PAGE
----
4 Steps to Building Trust in Your Federal Organization

“The only way to make a man trustworthy is to trust him.” – Henry Stimson

A recent survey concluded that trust in the workplace has declined over the past few years.

Here’s what you can do to help reverse that trend in your organization:

Be consistent. Eliminate discrepancies between what you say and what you do. People can’t count on you if you react one way today and another way tomorrow.

Listen with an open mind and respect others’ opinions. Attempt to understand and be open to what you hear. Every opinion is worth hearing, even if you don’t agree with it. Listen with a view to understanding the other person.

Admit your mistakes. When you’ve erred, others know it. Own up to your mistakes and apologize when you’re wrong. Don’t try to justify your position, just apologize.

Give credit where credit is due. If the team as a whole did something great, say so. There’s plenty of recognition to go around. If an individual member on your team did a great job, let everyone know. We all thrive when we are recognized for a job well done.

Most relationship problems are essentially trust issues. Whether it’s fear, insecurity, jealousy, or a tendency to be controlling, the real obstacle is a fundamental lack of trust—both in ourselves and in those in our lives. If we learn to build trust and become trustworthy, we can go a long way in our federal career.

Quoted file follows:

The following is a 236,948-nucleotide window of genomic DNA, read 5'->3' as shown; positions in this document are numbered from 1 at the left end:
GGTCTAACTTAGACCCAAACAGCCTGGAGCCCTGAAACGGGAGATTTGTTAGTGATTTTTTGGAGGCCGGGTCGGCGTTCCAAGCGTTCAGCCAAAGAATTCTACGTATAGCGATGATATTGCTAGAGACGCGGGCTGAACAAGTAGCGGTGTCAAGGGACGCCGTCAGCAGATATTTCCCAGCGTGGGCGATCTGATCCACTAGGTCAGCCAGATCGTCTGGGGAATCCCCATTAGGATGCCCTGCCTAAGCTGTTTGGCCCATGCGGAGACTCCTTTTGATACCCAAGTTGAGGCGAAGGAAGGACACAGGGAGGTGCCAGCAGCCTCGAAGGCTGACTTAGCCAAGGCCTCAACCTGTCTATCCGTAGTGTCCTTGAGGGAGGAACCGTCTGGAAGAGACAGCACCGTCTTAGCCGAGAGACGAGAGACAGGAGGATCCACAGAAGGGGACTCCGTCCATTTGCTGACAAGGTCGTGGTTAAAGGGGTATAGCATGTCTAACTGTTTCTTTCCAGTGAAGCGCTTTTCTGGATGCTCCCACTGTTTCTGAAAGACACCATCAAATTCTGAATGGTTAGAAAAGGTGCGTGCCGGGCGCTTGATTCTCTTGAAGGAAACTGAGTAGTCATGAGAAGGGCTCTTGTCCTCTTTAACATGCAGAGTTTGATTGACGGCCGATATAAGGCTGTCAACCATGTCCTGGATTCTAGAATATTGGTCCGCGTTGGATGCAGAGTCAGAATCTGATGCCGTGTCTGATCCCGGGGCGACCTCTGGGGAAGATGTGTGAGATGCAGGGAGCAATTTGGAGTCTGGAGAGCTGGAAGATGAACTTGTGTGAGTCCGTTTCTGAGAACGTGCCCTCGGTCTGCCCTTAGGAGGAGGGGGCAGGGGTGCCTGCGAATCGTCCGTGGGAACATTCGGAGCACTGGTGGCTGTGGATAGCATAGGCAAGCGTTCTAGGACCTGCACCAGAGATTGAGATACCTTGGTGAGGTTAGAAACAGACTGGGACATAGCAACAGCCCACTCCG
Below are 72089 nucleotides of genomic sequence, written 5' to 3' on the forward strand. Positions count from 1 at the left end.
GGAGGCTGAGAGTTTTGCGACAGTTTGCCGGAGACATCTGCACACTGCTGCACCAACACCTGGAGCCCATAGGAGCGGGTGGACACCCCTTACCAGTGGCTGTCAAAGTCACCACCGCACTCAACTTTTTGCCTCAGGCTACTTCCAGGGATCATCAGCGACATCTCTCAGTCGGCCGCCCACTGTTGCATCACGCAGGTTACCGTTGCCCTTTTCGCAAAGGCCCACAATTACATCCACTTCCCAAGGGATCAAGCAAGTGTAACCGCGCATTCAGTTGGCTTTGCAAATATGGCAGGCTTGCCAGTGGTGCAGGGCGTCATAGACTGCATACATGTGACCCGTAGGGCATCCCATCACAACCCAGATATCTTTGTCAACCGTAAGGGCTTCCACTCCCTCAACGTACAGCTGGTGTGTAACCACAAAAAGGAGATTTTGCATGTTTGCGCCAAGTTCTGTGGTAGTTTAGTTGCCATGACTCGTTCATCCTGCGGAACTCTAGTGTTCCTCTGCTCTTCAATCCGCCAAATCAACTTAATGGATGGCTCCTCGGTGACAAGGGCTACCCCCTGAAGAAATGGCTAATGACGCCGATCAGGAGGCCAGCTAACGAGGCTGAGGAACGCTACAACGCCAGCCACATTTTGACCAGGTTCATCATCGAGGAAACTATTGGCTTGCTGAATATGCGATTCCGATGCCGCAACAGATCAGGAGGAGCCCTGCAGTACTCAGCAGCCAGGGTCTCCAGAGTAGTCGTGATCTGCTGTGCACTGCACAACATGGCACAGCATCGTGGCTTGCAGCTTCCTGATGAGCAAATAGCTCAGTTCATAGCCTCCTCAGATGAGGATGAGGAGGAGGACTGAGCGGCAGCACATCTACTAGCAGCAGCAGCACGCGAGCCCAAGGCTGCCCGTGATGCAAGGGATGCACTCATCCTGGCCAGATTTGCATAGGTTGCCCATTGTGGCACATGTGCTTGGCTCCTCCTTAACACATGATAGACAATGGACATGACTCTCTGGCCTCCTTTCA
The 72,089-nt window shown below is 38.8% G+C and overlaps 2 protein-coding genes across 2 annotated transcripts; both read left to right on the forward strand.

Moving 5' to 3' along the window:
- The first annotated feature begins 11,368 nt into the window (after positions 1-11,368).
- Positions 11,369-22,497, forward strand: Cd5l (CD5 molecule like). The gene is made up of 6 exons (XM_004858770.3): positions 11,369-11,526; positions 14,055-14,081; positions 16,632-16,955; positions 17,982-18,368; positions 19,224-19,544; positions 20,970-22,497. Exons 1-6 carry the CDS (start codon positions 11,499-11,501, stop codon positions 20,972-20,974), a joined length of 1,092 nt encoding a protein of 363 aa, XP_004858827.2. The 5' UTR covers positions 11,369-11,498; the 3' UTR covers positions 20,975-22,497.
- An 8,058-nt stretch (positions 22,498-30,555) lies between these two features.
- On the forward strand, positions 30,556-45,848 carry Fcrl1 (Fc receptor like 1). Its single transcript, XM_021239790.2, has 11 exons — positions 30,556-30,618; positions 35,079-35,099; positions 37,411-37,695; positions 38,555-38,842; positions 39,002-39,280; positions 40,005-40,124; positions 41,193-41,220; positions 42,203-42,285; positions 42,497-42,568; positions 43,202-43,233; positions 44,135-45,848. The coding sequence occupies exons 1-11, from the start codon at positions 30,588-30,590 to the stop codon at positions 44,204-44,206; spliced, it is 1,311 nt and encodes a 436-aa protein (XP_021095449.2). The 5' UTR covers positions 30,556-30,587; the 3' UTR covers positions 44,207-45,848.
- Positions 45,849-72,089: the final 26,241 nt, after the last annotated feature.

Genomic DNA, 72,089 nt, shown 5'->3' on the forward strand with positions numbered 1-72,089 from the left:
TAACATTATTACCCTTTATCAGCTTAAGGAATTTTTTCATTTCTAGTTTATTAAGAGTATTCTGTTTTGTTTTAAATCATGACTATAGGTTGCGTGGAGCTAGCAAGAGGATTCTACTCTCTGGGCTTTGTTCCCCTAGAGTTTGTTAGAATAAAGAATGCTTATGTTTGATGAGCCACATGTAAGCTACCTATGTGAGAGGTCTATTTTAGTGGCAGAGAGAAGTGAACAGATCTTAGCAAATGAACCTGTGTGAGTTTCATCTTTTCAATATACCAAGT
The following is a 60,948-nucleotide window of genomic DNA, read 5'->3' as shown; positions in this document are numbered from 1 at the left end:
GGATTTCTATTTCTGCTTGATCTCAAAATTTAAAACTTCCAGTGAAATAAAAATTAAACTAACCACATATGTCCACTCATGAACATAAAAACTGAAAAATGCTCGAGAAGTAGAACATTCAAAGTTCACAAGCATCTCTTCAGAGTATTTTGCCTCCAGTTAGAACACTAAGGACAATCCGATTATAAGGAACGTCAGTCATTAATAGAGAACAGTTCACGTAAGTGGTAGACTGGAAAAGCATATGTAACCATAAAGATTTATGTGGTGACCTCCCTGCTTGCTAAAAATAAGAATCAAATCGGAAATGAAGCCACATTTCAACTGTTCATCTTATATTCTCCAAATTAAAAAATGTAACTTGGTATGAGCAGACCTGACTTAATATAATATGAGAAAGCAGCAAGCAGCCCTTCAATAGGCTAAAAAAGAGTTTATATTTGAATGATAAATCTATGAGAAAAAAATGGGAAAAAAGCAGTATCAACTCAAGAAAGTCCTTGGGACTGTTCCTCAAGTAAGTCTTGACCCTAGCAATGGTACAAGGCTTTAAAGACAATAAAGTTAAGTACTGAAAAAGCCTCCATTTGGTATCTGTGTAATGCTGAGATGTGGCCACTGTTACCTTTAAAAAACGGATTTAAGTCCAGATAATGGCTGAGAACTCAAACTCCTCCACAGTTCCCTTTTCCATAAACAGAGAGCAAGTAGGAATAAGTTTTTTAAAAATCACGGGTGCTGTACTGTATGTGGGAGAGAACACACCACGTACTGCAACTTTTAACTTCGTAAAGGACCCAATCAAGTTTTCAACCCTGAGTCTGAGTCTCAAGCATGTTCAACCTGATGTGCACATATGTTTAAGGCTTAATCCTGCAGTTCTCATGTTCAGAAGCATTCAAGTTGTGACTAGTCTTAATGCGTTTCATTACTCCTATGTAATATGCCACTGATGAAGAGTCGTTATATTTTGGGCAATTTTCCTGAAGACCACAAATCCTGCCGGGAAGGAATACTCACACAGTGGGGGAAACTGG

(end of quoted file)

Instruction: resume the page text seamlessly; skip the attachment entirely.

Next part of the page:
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Profile Photo Jerry Rhoads

I would add another to the list. Transparency, I know that is a buzz word these days–but it really needed. It is hard to build trust when people hold valuable information in their pocket and refuse to share or acknowledge that they have it.

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Profile Photo Dannielle Blumenthal

Also, apologize when you create emotional harm. People are very sensitive and you may not know you are slighting them. This is especially true if you are more “T” in Myers Briggs (as opposed to “F”, eg INFP versus INTJ).

Also a hidden factor here is power dynamics at the senior level. Executives are constantly having to prove themselves. They don’t have a safety net. It’s healthy to have high standards and accountability but often enough this becomes toxic and results in “Gotcha Games.” The staff feel this even if they don’t know exactly what is going on. Sometimes they get flak unfairly. All of it not only kills trust, but morale too.

It has to be safe to fail, to ask questions, to apologize. That said it should not be safe to work or abuse the system.

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